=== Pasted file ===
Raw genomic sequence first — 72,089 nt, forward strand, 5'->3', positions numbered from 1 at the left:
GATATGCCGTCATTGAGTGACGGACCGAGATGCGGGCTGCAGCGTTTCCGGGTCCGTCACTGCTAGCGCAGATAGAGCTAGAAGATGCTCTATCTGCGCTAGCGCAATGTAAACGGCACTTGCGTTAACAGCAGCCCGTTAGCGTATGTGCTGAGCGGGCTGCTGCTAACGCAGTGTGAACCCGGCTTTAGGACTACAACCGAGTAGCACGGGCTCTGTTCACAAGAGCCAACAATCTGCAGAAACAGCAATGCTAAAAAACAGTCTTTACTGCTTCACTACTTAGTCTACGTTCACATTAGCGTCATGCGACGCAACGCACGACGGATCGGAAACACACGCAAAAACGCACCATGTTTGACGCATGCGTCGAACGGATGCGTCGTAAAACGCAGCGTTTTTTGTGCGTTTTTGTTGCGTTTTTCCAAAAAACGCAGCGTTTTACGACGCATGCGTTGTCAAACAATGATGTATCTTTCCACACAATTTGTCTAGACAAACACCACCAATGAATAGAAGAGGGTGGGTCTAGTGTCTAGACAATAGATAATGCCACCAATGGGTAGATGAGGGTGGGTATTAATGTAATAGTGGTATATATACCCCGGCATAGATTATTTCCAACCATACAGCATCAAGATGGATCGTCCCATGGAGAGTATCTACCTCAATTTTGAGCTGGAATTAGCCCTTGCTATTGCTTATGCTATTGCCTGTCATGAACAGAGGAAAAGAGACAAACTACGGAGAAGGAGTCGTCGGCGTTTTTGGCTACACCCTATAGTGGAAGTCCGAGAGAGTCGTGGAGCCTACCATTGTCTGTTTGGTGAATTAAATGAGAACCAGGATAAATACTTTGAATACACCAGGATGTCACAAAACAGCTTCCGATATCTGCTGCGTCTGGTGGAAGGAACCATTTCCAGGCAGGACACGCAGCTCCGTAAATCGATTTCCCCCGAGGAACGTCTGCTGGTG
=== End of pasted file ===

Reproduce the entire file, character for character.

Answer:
Raw genomic sequence first — 72,089 nt, forward strand, 5'->3', positions numbered from 1 at the left:
GATATGCCGTCATTGAGTGACGGACCGAGATGCGGGCTGCAGCGTTTCCGGGTCCGTCACTGCTAGCGCAGATAGAGCTAGAAGATGCTCTATCTGCGCTAGCGCAATGTAAACGGCACTTGCGTTAACAGCAGCCCGTTAGCGTATGTGCTGAGCGGGCTGCTGCTAACGCAGTGTGAACCCGGCTTTAGGACTACAACCGAGTAGCACGGGCTCTGTTCACAAGAGCCAACAATCTGCAGAAACAGCAATGCTAAAAAACAGTCTTTACTGCTTCACTACTTAGTCTACGTTCACATTAGCGTCATGCGACGCAACGCACGACGGATCGGAAACACACGCAAAAACGCACCATGTTTGACGCATGCGTCGAACGGATGCGTCGTAAAACGCAGCGTTTTTTGTGCGTTTTTGTTGCGTTTTTCCAAAAAACGCAGCGTTTTACGACGCATGCGTTGTCAAACAATGATGTATCTTTCCACACAATTTGTCTAGACAAACACCACCAATGAATAGAAGAGGGTGGGTCTAGTGTCTAGACAATAGATAATGCCACCAATGGGTAGATGAGGGTGGGTATTAATGTAATAGTGGTATATATACCCCGGCATAGATTATTTCCAACCATACAGCATCAAGATGGATCGTCCCATGGAGAGTATCTACCTCAATTTTGAGCTGGAATTAGCCCTTGCTATTGCTTATGCTATTGCCTGTCATGAACAGAGGAAAAGAGACAAACTACGGAGAAGGAGTCGTCGGCGTTTTTGGCTACACCCTATAGTGGAAGTCCGAGAGAGTCGTGGAGCCTACCATTGTCTGTTTGGTGAATTAAATGAGAACCAGGATAAATACTTTGAATACACCAGGATGTCACAAAACAGCTTCCGATATCTGCTGCGTCTGGTGGAAGGAACCATTTCCAGGCAGGACACGCAGCTCCGTAAATCGATTTCCCCCGAGGAACGTCTGCTGGTG